Supreme Court Strikes Down Section of State Real Estate Law
SPRINGFIELD, Ill. (AP) _ State officials can’t bar real estate brokers from offering prizes, money or other inducements to prospective home buyers, the Illinois Supreme Court ruled Friday, upholding a lower court ruling.
The decision came in a case involving Coldwell Banker Real Estate Services of Illinois Inc., a subsidiary of Sears, Roebuck & Co., which had asked the state for an opinion on the legality of two marketing plans it proposed to offer customers.
The state Department of Registration and Education told the company the plans were prohibited under the law.
The company had developed two marketing plans for homebuyers. One offered a coupon book for discounts on Sears products and the other proposed a discount on brokerage commissions to employees of Coldwell Banker, Sears and Allstate Insurance Co., like Coldwell Banker a division of the Sears Financial Network.
Rodger Wunderlich, spokesman for the Illinois Association of Realtors, called the ruling ″a victory for open competition,″ but said he was unsure what impact it would have on the real estate business.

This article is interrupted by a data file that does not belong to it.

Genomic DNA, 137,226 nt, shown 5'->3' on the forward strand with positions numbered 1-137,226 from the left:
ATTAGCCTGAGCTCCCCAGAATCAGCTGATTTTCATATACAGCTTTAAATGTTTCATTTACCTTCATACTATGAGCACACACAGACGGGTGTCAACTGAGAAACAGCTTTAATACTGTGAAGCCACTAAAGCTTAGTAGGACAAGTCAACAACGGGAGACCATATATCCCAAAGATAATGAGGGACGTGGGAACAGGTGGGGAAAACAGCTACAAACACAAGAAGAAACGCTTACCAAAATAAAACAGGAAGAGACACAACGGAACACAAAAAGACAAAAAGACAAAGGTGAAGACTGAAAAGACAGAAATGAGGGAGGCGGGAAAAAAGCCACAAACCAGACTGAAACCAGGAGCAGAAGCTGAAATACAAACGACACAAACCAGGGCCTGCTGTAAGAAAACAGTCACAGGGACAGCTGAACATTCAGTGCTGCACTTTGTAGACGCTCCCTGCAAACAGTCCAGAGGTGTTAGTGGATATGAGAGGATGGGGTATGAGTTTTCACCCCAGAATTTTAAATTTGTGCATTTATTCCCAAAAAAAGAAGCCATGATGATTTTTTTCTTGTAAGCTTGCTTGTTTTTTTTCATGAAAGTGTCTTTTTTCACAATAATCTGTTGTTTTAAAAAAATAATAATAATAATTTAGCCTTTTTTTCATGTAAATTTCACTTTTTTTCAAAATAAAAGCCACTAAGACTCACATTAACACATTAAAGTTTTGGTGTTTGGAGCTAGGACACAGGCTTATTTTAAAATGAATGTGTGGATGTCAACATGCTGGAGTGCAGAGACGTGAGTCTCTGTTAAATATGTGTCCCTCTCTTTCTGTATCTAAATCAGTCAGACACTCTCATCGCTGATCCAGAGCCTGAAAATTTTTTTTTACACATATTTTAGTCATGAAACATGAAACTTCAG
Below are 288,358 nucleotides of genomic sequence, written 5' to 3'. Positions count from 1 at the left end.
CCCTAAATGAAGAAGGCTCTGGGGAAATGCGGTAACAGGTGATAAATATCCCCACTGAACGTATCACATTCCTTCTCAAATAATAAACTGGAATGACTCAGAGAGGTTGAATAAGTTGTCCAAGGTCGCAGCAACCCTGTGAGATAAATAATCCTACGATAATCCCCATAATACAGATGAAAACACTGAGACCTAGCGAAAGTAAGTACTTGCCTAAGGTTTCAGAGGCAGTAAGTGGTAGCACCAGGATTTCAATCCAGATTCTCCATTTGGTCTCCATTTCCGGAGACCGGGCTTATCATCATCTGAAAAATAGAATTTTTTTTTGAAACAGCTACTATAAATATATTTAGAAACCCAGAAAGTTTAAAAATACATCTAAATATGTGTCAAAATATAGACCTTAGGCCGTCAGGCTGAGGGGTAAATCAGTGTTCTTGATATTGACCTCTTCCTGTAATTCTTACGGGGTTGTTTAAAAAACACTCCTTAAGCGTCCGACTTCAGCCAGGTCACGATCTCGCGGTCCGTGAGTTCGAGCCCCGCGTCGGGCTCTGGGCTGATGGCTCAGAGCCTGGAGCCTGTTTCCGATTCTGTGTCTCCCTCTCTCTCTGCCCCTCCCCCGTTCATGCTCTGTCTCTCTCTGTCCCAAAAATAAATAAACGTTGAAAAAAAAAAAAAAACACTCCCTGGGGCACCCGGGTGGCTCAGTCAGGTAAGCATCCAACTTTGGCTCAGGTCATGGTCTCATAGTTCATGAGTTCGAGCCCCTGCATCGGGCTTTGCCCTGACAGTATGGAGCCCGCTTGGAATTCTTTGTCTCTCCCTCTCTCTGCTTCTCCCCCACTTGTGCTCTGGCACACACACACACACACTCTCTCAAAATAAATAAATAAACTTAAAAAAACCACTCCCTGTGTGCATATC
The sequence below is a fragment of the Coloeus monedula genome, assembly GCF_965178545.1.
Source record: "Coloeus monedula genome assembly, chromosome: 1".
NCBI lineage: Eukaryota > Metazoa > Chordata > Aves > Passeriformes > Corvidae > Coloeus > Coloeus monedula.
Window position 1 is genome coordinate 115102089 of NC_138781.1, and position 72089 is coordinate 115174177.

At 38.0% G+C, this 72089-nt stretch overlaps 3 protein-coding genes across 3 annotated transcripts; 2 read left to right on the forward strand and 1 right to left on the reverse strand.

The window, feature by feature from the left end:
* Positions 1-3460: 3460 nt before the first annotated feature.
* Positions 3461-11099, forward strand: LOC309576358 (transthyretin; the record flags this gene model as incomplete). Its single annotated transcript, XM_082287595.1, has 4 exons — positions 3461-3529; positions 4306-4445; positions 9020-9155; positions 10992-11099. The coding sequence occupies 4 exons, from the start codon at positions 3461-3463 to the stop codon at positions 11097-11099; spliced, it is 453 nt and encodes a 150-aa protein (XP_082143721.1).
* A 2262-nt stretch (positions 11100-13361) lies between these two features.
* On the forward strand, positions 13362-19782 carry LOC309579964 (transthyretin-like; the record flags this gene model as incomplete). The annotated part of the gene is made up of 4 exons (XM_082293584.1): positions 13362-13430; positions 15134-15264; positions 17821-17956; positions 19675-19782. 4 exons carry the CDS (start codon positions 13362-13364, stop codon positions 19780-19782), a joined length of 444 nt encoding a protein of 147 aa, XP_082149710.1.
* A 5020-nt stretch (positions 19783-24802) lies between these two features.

He added the membership of his organization was divided on the issue.
″Some people ... wanted to see the rule stricken, others wanted to see the rule upheld,″ Wunderlich said.
Joe Hanauer, chairman of Coldwell Banker Residential Real Estate Group, said the company was gratified by the ruling.
He said the company has maintained that laws prohibiting such marketing plans ″have the effect of stifling competition as well as denying consumers important benefits including opportunities to save money.″
Justice Thomas Moran said in his opinion that there was ″nothing inherently unlawful in either the coupon program or the commission discount plan.″
The state had contended that while there was nothing deceptive or fraudulent about the proposals, the plans have the potential to mislead consumers.
″No evidence has been presented which would demonstrate that the use of commission discounts or discount coupons is inherently harmful or dishonest or likely to confuse or mislead the consumer,″ the court said.
The court said that a more limited ban on the use of deceptive or misleading offerings would be more appropriate.